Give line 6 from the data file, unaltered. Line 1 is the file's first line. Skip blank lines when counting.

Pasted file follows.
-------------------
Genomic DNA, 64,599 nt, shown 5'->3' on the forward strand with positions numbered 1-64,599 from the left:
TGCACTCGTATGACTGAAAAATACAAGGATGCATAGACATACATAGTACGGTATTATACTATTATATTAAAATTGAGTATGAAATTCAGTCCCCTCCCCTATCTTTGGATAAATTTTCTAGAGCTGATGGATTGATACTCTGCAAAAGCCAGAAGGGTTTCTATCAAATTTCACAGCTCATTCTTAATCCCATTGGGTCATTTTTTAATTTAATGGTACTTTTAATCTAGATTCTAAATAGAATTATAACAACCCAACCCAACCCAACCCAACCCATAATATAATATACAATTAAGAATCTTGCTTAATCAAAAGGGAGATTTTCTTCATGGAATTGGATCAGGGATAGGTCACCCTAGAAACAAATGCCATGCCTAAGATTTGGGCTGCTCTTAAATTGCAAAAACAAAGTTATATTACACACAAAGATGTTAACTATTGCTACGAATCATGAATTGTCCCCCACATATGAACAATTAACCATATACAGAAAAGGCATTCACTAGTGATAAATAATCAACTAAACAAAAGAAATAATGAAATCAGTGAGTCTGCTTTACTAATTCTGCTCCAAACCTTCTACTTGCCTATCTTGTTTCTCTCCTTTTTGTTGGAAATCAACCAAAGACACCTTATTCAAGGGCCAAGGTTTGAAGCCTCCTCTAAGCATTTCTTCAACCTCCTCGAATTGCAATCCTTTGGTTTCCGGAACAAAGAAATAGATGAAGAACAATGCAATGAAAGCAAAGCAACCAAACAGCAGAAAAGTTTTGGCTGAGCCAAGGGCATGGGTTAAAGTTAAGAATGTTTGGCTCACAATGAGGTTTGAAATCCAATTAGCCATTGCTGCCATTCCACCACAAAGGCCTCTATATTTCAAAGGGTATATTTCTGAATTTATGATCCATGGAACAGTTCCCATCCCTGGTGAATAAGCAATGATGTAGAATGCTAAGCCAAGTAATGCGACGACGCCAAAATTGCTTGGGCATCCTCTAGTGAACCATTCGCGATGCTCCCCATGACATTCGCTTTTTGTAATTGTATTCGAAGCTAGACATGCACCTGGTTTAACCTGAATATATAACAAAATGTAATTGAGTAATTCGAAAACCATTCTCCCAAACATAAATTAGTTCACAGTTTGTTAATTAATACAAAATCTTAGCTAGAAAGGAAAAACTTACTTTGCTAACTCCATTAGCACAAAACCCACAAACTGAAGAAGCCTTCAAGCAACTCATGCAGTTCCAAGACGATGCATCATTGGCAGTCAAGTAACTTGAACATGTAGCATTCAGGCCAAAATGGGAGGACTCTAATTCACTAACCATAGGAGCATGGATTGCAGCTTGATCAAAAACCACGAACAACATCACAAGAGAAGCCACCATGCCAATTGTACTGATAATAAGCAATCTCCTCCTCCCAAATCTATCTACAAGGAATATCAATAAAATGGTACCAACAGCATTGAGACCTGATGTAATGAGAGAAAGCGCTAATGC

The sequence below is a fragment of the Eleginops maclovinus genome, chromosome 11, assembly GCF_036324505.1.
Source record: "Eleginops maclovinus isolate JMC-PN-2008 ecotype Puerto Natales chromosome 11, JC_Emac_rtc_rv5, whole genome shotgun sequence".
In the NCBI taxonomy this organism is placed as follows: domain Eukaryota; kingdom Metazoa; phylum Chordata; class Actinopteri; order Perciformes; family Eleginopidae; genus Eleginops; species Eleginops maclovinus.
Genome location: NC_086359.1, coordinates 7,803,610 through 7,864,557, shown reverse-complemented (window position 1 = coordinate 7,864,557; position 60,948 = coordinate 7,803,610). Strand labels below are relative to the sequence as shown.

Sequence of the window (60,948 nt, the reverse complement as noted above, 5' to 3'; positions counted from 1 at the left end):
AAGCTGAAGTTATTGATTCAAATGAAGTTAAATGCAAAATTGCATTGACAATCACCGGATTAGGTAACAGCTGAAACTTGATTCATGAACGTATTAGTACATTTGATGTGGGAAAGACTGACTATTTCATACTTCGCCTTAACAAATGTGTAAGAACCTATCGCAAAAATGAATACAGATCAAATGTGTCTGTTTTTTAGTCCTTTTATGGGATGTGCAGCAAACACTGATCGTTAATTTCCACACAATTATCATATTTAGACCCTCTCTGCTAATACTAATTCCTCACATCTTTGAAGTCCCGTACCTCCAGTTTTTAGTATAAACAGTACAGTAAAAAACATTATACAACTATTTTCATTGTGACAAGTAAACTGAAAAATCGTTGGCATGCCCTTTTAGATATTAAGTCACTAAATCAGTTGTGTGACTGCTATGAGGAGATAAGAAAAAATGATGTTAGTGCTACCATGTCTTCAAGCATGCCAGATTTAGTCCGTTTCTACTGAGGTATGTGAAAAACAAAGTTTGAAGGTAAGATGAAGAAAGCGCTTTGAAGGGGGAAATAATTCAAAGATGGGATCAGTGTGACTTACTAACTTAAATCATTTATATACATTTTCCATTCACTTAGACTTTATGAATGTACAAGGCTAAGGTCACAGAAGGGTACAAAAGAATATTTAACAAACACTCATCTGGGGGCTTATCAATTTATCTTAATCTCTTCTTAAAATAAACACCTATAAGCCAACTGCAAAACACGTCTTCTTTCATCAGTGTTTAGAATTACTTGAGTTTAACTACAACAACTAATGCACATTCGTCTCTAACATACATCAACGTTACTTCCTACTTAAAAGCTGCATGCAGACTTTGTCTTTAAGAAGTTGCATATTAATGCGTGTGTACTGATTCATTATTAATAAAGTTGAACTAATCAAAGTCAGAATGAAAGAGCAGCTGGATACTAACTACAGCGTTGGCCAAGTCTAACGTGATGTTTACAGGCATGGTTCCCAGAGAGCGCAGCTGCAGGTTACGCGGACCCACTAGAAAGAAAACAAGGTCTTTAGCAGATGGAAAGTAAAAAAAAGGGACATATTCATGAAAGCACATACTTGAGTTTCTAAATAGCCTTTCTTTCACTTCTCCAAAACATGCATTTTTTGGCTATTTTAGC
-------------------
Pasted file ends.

Genome location: NC_086359.1, coordinates 7,803,610 through 7,864,557, shown reverse-complemented (window position 1 = coordinate 7,864,557; position 60,948 = coordinate 7,803,610). Strand labels below are relative to the sequence as shown.